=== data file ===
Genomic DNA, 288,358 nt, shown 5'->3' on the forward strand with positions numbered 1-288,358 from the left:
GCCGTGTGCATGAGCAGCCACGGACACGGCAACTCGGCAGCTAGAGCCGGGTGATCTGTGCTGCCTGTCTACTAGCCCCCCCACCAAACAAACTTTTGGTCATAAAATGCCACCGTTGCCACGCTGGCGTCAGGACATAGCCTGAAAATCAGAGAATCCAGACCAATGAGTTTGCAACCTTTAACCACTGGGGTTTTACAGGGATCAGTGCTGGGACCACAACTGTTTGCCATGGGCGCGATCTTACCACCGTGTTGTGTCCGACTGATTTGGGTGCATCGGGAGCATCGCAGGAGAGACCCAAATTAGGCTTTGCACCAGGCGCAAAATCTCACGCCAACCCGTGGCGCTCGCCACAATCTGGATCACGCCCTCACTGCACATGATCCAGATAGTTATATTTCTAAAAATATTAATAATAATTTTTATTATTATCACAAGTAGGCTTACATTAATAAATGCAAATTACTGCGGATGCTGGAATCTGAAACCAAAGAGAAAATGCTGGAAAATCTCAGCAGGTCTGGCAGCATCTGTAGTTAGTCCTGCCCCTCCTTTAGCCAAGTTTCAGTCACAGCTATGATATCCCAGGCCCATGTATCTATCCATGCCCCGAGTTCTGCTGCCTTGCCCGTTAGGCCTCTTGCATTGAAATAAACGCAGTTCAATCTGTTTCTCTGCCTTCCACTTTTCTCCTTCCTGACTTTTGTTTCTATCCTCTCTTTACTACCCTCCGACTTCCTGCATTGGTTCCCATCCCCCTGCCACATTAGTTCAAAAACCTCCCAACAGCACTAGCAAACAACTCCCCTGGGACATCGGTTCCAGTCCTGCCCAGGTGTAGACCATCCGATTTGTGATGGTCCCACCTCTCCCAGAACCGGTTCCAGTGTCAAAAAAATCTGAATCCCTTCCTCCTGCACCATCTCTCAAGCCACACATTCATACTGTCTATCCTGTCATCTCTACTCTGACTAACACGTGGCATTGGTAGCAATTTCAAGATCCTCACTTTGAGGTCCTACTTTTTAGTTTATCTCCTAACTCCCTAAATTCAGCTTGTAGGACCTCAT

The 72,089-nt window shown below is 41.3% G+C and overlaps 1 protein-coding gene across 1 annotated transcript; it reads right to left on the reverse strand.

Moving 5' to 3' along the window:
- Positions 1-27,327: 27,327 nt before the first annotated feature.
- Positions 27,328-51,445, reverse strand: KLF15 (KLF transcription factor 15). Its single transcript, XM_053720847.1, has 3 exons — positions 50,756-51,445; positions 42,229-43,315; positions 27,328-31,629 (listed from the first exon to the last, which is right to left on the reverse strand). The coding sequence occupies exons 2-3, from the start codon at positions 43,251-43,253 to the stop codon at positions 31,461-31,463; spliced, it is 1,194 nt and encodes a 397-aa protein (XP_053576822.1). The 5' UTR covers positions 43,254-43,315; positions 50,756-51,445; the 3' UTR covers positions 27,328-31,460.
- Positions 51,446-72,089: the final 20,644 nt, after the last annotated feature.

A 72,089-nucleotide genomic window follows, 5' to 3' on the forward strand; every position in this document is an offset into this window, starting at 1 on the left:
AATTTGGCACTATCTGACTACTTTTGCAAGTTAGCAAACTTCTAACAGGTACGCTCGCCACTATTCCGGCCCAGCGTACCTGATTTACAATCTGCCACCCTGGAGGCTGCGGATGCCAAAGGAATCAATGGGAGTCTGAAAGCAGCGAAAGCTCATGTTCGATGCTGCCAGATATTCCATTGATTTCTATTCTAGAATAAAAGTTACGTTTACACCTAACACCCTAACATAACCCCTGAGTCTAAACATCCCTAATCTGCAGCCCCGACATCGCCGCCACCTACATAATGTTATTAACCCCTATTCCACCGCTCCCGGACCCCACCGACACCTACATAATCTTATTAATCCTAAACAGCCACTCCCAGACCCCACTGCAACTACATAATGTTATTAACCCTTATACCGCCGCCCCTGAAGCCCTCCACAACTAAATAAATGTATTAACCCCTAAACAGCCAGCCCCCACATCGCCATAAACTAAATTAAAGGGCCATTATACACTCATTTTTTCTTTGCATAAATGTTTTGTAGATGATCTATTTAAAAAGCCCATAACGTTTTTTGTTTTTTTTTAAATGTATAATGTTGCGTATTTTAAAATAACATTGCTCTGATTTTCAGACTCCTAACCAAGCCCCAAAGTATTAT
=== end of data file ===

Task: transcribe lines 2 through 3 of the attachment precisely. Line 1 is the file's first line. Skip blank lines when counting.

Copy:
GCCGTGTGCATGAGCAGCCACGGACACGGCAACTCGGCAGCTAGAGCCGGGTGATCTGTGCTGCCTGTCTACTAGCCCCCCCACCAAACAAACTTTTGGTCATAAAATGCCACCGTTGCCACGCTGGCGTCAGGACATAGCCTGAAAATCAGAGAATCCAGACCAATGAGTTTGCAACCTTTAACCACTGGGGTTTTACAGGGATCAGTGCTGGGACCACAACTGTTTGCCATGGGCGCGATCTTACCACCGTGTTGTGTCCGACTGATTTGGGTGCATCGGGAGCATCGCAGGAGAGACCCAAATTAGGCTTTGCACCAGGCGCAAAATCTCACGCCAACCCGTGGCGCTCGCCACAATCTGGATCACGCCCTCACTGCACATGATCCAGATAGTTATATTTCTAAAAATATTAATAATAATTTTTATTATTATCACAAGTAGGCTTACATTAATAAATGCAAATTACTGCGGATGCTGGAATCTGAAACCAAAGAGAAAATGCTGGAAAATCTCAGCAGGTCTGGCAGCATCTGTAGTTAGTCCTGCCCCTCCTTTAGCCAAGTTTCAGTCACAGCTATGATATCCCAGGCCCATGTATCTATCCATGCCCCGAGTTCTGCTGCCTTGCCCGTTAGGCCTCTTGCATTGAAATAAACGCAGTTCAATCTGTTTCTCTGCCTTCCACTTTTCTCCTTCCTGACTTTTGTTTCTATCCTCTCTTTACTACCCTCCGACTTCCTGCATTGGTTCCCATCCCCCTGCCACATTAGTTCAAAAACCTCCCAACAGCACTAGCAAACAACTCCCCTGGGACATCGGTTCCAGTCCTGCCCAGGTGTAGACCATCCGATTTGTGATGGTCCCACCTCTCCCAGAACCGGTTCCAGTGTCAAAAAAATCTGAATCCCTTCCTCCTGCACCATCTCTCAAGCCACACATTCATACTGTCTATCCTGTCATCTCTACTCTGACTAACACGTGGCATTGGTAGCAATTTCAAGATCCTCACTTTGAGGTCCTACTTTTTAGTTTATCTCCTAACTCCCTAAATTCAGCTTGTAGGACCTCAT

The 72,089-nt window shown below is 41.3% G+C and overlaps 1 protein-coding gene across 1 annotated transcript; it reads right to left on the reverse strand.